With the acknowledgement as the Knicks’ key young pieces, Mitchell Robinson and RJ Barrett are hardly finished products for New York’s future.

Recently, Leon Rose made his first public address since accepting the job as New York Knicks team president in early March. Despite the delay, there was a lot to like in what was said, especially his shoutout of R.J. Barrett and Mitchell Robinson as the team’s “core pieces” moving forward. While that may seem like stating the obvious, for a team that has often struggled doing the sensible thing, sometimes a little stating of the obvious is necessary.

Flash forward a few days. The news of a second bubble in Chicago caught most NBA fans off guard, and was met by and large with confusion and derision. Even the Knicks themselves seemed dismissive, opting to continue with a head coaching interview rather than be on the league call—and for good reason. With half the team on expiring contracts, there’s very little incentive for the veterans to risk their safety and say goodbye to their families for the sake of playing some meaningless games in a losers-only bubble (could you make the argument every game the Knicks played this season was meaningless? Yes, you probably could).

But as ill-conceived as the idea may be, one undeniable benefit to such a proposition would be the extra time it would give Barrett and Robinson to continue their growth, both independently, and perhaps more importantly, together.

This season, the Barrett-Robinson pairing played just over 600 minutes together and posted a 111.2 Offensive Rating with a 115.9 Defensive Rating, good for a -4.74 Net Rating (per PBP Stats). Those numbers might not sound amazing, but there’s reason to like the story they tell. While DRtg is much higher than you might hope (higher for defense is worse), and higher than the team’s overall DRtg for the season, the ORtg is considerably higher than the team’s overall ORtg of 105.9. Now, offensive/defensive ratings for two-man pairings is by no means a definitive science, but it does point to the offense becoming much smoother and more effective when the two youngsters shared the floor together.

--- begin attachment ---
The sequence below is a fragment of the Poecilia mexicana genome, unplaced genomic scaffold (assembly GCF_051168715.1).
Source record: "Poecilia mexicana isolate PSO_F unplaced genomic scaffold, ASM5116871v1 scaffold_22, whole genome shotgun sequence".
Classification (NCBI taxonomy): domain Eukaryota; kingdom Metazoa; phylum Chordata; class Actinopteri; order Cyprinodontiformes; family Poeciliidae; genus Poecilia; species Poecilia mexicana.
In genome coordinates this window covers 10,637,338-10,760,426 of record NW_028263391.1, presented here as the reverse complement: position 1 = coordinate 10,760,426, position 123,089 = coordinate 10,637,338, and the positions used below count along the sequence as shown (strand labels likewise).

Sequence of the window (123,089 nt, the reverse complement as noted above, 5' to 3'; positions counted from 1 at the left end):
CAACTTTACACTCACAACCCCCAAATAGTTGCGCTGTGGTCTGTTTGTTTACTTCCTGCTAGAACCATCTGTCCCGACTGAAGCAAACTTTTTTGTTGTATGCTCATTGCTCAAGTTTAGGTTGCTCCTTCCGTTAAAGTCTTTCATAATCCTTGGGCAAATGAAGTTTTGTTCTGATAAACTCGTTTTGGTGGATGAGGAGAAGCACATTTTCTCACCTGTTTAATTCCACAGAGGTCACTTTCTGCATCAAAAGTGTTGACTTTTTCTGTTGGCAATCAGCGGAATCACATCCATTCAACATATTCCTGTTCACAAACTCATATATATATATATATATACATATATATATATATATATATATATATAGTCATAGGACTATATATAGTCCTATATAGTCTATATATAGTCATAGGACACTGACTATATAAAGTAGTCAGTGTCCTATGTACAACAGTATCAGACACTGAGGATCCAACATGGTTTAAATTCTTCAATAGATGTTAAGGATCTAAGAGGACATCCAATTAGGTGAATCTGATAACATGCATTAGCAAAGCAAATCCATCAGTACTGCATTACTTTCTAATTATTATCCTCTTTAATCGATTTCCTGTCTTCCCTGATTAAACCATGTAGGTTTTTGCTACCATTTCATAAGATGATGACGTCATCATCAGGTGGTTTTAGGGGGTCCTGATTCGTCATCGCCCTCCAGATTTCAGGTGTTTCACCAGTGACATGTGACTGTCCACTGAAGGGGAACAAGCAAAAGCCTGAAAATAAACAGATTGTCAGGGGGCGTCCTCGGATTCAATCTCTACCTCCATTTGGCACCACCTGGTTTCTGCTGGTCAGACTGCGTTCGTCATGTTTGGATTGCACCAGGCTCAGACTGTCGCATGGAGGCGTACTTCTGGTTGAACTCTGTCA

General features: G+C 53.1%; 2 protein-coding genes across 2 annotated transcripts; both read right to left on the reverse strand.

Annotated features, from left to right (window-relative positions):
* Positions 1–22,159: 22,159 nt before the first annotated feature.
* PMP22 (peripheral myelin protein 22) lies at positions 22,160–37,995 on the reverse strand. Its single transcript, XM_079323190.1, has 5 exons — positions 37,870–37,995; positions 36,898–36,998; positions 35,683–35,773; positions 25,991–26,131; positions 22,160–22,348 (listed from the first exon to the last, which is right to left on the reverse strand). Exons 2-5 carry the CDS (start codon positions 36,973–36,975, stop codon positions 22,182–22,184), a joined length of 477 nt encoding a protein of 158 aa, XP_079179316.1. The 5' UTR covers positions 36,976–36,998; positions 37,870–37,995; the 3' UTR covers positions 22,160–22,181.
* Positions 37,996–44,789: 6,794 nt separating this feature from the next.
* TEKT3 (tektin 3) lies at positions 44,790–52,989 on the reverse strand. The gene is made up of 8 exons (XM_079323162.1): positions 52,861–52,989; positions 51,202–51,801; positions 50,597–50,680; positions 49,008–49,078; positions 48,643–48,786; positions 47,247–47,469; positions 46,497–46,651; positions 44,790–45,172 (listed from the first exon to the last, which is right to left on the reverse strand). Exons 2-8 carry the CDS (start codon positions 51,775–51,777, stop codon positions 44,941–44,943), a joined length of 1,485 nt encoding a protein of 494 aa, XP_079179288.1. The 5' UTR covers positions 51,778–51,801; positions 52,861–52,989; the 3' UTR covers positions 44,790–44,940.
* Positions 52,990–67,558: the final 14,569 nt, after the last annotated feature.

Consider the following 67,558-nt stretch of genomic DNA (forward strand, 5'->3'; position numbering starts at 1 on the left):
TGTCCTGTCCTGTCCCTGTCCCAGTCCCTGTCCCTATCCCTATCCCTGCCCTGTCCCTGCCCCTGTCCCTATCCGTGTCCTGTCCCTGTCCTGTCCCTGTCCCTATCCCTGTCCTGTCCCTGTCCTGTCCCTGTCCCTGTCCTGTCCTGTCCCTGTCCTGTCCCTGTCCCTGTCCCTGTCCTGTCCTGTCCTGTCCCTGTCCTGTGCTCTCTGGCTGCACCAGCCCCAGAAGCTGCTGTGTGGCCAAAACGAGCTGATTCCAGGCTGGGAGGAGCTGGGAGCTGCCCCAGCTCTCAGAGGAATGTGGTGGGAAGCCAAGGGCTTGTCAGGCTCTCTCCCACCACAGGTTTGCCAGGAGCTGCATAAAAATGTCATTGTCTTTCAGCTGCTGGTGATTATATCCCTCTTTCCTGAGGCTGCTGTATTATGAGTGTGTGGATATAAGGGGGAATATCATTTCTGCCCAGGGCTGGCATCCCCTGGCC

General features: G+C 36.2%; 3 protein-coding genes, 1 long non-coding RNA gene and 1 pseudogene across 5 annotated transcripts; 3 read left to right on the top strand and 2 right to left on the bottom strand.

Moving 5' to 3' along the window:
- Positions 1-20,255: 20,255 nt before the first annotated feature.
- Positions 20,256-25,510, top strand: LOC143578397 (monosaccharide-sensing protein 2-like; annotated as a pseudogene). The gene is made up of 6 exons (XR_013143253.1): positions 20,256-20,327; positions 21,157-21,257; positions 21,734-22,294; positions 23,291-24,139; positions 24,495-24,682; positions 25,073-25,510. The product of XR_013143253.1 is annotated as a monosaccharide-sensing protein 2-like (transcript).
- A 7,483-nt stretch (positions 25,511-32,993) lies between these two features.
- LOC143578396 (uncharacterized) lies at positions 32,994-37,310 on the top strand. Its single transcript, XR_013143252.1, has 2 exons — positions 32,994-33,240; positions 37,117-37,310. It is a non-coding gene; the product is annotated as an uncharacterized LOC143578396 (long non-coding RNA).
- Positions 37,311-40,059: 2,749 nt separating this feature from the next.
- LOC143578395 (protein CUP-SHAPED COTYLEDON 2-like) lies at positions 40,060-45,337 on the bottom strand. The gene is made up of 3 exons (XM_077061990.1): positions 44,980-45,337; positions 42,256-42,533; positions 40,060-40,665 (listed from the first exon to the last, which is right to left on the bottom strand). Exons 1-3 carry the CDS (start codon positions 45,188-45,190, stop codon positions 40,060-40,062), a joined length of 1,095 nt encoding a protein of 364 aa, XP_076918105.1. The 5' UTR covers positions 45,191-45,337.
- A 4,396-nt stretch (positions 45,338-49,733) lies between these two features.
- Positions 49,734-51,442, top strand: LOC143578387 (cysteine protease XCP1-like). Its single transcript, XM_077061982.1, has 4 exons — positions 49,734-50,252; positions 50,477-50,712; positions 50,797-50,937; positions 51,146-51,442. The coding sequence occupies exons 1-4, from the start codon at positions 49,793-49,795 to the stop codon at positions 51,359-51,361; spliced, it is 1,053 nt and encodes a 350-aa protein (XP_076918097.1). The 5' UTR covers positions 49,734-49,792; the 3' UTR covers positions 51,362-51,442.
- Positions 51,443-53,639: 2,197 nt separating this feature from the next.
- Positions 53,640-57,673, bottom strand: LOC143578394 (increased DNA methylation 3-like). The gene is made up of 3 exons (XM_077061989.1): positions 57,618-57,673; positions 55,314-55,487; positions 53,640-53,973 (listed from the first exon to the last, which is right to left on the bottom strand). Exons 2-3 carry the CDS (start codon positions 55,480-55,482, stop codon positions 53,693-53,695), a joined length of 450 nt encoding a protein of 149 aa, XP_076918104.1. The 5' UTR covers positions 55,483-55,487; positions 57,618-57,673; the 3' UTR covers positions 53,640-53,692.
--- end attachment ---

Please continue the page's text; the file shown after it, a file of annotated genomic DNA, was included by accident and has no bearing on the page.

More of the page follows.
There are very few young pairings in the league that feature as little shooting as the Barrett-Robinson one currently offers, which means building around them will require certain fits: shooters who can shift the defense through the gravity of their spacing and cutting will be an absolute necessity to get the most out of both players’ skill sets, and if they can offer some playmaking as well, all the better. Luckily, those are exactly the types of players the Knicks (as well as the other 29 teams) should be looking for anyway.

But where the tandem’s pairing offers the most hope is the chemistry they developed over the course of the season as a pick-and-roll partnership. For someone billed as a tunnel-vision scorer coming out of college, R.J. Barrett’s greatest strength during his rookie year, other than getting to the free throw line (which was undercut dramatically by his struggles once he got there), was his passing.

Barrett showed some truly impressive vision and creativity as a passer, despite playing in an offensive system that seemed at times designed to impede his progress as much as humanly possible. While he averaged 2.6 assists on the season, a decent but not entirely impressive number for an off-guard, his 4.6 potential assists per game (per NBA.com/Stats) was fourth in the rookie class, behind only the three top-seven picked point guards (Ja Morant, Darius Garland, and Coby White). He struggled at times finding the balance between scoring, especially towards the end of the season, where he seemed a little desperate to make up for lost time once the possessions usually occupied by Marcus Morris’ gunning were up for grabs, but it’s important to remember that rookie years, especially rookie years on particularly awful teams, are usually about the flashes more so than the final product, and for Barrett, the flashes were there.